How do I prevent shell rot?

Reptilian Feline

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With Medusa living in water, I once worried he might get shell rot, but that doesn't seem to happen.

With the leopard torts, the high humidity wasn't supposed to be a problem, because from what I read, they never got shell rot.

With redfoots, shell rot comes up often, as something to look out for. They also need it humid, but should have dry substrate... and yet, on some sites, they are described as sleeping in their water dishes.

When you get a brick of coco coir, you pour water on it so it expands. Not all animals can use that. Some of our tarantulas need dry coco coir, for example. When making as little, drying what you need in the oven isn't a problem, but when setting up a new large tank, you need a lot of coco coir.

Is newly expanded coco coir too wet for tortoises that are prone to shell rot? Is it fine to just add a layer of finely shopped bark on top? I assume the tort will dig, isn't that a problem as well, mixing the top bark with the bottom moist coco coir?

If this has already been answered, just link to the thread, please. Searching for shell rot, just turned up a lot of threads about people fearing that their torts had it. I want to prevent it from ever happening.
 

wellington

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with the leopards you don't need to worry about it. With RF you dampen the bottom layer by pouring warm water into the corners keeping the top layer dry. Yes, you can put a layer of bark on top if you want.
 

mike taylor

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Well this is What I do . I wash the bottom of my tortoises shells with this . Wash once a month and you'll never have a problem . Don't keep the top layer of substrate wet . Clean the poo or old food out daily .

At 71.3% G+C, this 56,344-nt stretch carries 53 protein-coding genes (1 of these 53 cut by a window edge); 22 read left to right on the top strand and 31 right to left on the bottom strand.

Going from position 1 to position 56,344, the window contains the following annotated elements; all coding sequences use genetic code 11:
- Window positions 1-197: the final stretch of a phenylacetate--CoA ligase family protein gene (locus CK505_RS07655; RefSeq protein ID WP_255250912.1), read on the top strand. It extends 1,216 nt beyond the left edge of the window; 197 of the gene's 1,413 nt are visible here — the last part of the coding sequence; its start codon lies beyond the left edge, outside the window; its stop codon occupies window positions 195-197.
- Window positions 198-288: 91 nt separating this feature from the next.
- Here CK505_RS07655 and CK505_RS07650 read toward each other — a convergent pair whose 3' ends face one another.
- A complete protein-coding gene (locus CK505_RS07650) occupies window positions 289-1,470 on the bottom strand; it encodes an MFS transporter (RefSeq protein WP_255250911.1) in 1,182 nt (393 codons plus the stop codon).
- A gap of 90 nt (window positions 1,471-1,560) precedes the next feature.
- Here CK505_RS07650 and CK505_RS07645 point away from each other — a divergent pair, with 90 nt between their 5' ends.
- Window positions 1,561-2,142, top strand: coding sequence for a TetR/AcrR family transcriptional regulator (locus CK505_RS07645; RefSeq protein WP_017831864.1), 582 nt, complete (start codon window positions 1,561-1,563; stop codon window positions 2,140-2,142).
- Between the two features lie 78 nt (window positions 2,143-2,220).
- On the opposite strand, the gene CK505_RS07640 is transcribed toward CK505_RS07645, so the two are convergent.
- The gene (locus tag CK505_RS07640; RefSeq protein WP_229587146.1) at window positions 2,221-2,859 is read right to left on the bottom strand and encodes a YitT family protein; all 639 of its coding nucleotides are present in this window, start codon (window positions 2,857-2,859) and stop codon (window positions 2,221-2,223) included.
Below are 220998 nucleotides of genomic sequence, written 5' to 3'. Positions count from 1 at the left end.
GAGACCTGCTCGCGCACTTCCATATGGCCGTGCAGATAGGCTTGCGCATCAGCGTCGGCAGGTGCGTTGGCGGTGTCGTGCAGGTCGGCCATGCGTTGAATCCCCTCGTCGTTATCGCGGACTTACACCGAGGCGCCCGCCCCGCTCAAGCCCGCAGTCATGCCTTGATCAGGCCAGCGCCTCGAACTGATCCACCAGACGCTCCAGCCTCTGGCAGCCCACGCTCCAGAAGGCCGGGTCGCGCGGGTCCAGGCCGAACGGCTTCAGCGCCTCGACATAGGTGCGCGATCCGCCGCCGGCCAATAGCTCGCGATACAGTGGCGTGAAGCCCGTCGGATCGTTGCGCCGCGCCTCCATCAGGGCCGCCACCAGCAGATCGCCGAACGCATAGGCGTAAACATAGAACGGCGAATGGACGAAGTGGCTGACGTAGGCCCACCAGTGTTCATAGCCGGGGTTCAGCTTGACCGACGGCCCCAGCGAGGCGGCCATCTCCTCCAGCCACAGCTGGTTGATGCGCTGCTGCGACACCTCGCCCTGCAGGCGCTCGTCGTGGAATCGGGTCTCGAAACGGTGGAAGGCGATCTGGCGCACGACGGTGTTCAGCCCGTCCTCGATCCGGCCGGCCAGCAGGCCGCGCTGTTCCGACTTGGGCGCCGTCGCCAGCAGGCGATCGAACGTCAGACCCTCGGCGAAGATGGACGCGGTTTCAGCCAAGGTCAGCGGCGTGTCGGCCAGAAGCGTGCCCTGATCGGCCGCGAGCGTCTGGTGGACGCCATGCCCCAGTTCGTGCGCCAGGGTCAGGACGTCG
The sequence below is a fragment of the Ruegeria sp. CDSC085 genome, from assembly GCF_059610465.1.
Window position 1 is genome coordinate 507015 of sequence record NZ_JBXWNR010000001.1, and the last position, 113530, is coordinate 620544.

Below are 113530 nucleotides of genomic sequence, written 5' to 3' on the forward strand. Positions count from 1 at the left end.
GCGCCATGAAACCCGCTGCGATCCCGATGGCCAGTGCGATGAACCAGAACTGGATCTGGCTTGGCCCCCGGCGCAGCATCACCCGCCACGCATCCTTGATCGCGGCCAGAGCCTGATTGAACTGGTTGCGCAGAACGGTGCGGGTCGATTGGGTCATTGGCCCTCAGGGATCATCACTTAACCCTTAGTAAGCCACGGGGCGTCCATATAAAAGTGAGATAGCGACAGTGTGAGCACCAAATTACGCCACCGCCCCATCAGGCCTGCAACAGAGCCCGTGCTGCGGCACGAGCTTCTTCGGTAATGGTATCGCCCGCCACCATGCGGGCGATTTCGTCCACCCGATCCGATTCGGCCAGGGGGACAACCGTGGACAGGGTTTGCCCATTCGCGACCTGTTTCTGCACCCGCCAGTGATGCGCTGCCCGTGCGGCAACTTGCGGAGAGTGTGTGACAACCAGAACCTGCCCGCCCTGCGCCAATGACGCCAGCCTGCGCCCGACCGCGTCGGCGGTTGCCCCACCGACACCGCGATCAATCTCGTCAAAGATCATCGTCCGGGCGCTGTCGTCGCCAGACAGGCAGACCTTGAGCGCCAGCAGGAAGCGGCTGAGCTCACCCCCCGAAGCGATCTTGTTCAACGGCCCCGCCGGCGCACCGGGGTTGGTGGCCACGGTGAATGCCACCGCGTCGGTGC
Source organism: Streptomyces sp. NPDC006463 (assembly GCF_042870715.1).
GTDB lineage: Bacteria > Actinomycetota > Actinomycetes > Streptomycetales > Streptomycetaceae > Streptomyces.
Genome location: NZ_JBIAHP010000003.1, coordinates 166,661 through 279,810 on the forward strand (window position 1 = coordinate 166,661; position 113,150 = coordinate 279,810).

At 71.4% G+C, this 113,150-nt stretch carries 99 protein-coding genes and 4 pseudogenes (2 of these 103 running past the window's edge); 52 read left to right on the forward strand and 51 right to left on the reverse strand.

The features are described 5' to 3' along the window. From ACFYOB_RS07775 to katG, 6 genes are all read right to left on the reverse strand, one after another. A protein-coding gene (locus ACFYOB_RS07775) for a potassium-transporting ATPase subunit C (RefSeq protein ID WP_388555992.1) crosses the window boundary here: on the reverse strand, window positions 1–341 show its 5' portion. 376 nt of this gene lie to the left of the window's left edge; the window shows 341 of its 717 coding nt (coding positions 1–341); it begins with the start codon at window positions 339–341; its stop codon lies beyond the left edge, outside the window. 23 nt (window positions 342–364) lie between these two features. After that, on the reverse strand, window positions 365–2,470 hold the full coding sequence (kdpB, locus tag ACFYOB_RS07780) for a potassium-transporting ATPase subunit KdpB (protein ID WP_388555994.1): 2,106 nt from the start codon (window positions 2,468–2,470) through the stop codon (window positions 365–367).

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the Turtle Shepherd

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who is Medusa? lol Gorgon? anyway, i have redfoots, young ones are prone to it because of the moisture they love, the key is to keep it not wet to the touch, for young ones i have three things: real grass, which stays moist and they can moisten themselves if they want, but in the other side i have bark mixed with sandy soil, they will bury in it and bark keep the moisture in, if the ground is wet - the shell rot will happen, especially to the younger ones, also feeding proteins and calciums in higher amounts in younger and subs, plus vitamin A will keep their plastrons stronger and thicker naturally preventing the bacteria from easy absorption, I never had problems but I rescued some with shell rot, unknowingly:) i used providone iodine, that the surgical stuff, a couple of applications and proper diet and vitamin d and voila:) shell rot gone:)

the most important thing is for the ground not to be moist to the touch, if it is wet - it is too much:)
 

Reptilian Feline

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Medusa is my Pelomedusa variabilis, a very carnivorous African sideneck turtle :) I named him before I know it was a male.

Ground not moist to the touch, got it! Guess I'll be baking some coco coir then. We had some problems with our ball pythons earlier... they don't get shell rot, but something similar on their bellies if they are too wet too long. It was caught early enough for it just to need new substrate and a couple of sheddings, but we are very allert when it comes to our different substrate needs.

I'll be getting some bark shavings at lunch today, so I can prepare everything before getting my new family members home.

Does anyone else bake their coco coir after expanding it with water?

BTW - thanks for all your advice!!! All of you!
 
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